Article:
Wednesday, 5 October 2011

Millionaire Cameron: Patronising, Out Of Touch

Millionaire Cameron was to tell the rest of us to pay off our credit cards to help the economy - but this was pulled from his conference speech at the last minute. Someone realised that his patronising demand for families to clear their debts is bad economics and terrible politics.

George Eaton explains that at a time when voters are facing the biggest fall in living standards since the 1920s (owing to a combination of rising prices, falling wages, lower benefits and higher taxes), Cameron's demand is hideously patronising. It is a perfect example of what the novelist Joyce Carey once described as a "tumbril remark" - the sort of statement seemingly designed to ignite class war.

Cameron, a man who has had never had a money worry in his life, insists that the poor must repay their debts, as if, up to this point, they had merely chosen not to do so. Has there ever been a less sensitive or more thoughtless remark from a serving Prime Minister.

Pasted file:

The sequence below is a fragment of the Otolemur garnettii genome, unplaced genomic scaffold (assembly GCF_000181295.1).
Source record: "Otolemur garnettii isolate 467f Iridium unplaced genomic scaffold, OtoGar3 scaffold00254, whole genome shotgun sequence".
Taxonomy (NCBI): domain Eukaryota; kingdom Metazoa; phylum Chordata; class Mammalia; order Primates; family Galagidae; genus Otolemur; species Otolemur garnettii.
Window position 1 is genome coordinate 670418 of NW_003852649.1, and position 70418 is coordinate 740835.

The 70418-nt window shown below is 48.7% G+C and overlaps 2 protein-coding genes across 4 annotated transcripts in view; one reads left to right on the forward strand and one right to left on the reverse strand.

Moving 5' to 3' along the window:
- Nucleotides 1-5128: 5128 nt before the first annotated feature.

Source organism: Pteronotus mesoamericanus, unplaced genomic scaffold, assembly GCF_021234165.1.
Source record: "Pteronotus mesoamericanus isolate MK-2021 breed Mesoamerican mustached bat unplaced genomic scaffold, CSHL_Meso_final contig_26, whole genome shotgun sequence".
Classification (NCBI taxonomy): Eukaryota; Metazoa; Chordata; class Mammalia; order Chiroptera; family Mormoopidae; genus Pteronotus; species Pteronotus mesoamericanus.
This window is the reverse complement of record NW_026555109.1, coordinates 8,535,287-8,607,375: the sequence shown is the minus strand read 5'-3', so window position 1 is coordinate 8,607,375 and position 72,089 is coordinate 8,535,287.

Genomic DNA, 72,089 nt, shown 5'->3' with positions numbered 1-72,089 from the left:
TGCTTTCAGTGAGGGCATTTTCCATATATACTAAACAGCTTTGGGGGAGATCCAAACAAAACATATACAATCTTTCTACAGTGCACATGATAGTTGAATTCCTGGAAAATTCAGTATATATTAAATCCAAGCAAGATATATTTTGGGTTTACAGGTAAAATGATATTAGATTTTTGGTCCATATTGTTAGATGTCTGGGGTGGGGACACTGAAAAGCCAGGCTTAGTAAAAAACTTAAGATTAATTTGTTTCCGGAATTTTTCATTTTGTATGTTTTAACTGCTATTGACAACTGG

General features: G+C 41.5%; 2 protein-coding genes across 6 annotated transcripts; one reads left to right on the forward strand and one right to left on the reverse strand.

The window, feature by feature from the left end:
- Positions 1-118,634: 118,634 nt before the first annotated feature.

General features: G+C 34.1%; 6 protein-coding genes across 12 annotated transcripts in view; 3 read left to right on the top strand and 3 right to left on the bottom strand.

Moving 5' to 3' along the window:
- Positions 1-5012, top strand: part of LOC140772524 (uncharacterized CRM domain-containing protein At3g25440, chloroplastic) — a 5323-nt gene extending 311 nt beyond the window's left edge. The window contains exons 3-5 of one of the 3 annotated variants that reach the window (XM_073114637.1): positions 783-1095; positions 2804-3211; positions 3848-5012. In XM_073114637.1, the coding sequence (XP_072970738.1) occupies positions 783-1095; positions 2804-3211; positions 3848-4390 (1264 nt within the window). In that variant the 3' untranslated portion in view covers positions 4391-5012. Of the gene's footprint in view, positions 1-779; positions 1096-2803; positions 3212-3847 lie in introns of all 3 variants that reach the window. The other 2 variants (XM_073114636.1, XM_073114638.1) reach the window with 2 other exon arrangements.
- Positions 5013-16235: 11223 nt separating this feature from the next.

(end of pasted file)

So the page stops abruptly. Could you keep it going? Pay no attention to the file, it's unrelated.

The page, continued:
But worse, Cameron's comments confirm that he has no grasp of basic economics. The more people save, the more they reduce aggregate demand, thus further reducing (and eventually destroying) economic growth. They will be individually wise but collectively foolish. If no one spends (because they're paying off their debts) then businesses can't grow and unemployment willl soar.

The final irony is that Cameron is leading a government whose own policies are increasing household debt. George Osborne's decision to take an axe to the welfare state is helping to fuel the household debt bubble.

Cameron's blunt demand for households to repay their debts suggests a man who not only can't solve the problem but doesn't even understand it. Today, we have seen the clearest indication yet that he is unfit to govern this country.

And this from a man who claimed 40p for a chocolate bar on his parliamentary expenses.

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